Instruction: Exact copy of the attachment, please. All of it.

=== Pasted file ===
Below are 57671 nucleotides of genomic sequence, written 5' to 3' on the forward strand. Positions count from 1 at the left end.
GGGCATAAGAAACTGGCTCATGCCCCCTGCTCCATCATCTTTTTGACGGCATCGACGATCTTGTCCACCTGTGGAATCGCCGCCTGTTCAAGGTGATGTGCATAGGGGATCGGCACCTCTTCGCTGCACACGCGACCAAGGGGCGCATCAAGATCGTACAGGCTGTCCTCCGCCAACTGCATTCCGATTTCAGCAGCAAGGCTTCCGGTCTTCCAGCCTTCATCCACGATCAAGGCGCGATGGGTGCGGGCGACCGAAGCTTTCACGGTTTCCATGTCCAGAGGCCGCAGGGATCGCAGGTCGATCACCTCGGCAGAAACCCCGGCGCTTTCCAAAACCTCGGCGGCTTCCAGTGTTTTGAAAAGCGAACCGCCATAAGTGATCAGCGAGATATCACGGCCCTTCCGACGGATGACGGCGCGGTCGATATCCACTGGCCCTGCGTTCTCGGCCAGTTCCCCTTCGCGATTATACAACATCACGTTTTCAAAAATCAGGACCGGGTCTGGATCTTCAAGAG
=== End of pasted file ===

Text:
Below are 57671 nucleotides of genomic sequence, written 5' to 3' on the forward strand. Positions count from 1 at the left end.
GGGCATAAGAAACTGGCTCATGCCCCCTGCTCCATCATCTTTTTGACGGCATCGACGATCTTGTCCACCTGTGGAATCGCCGCCTGTTCAAGGTGATGTGCATAGGGGATCGGCACCTCTTCGCTGCACACGCGACCAAGGGGCGCATCAAGATCGTACAGGCTGTCCTCCGCCAACTGCATTCCGATTTCAGCAGCAAGGCTTCCGGTCTTCCAGCCTTCATCCACGATCAAGGCGCGATGGGTGCGGGCGACCGAAGCTTTCACGGTTTCCATGTCCAGAGGCCGCAGGGATCGCAGGTCGATCACCTCGGCAGAAACCCCGGCGCTTTCCAAAACCTCGGCGGCTTCCAGTGTTTTGAAAAGCGAACCGCCATAAGTGATCAGCGAGATATCACGGCCCTTCCGACGGATGACGGCGCGGTCGATATCCACTGGCCCTGCGTTCTCGGCCAGTTCCCCTTCGCGATTATACAACATCACGTTTTCAAAAATCAGGACCGGGTCTGGATCTTCAAGAG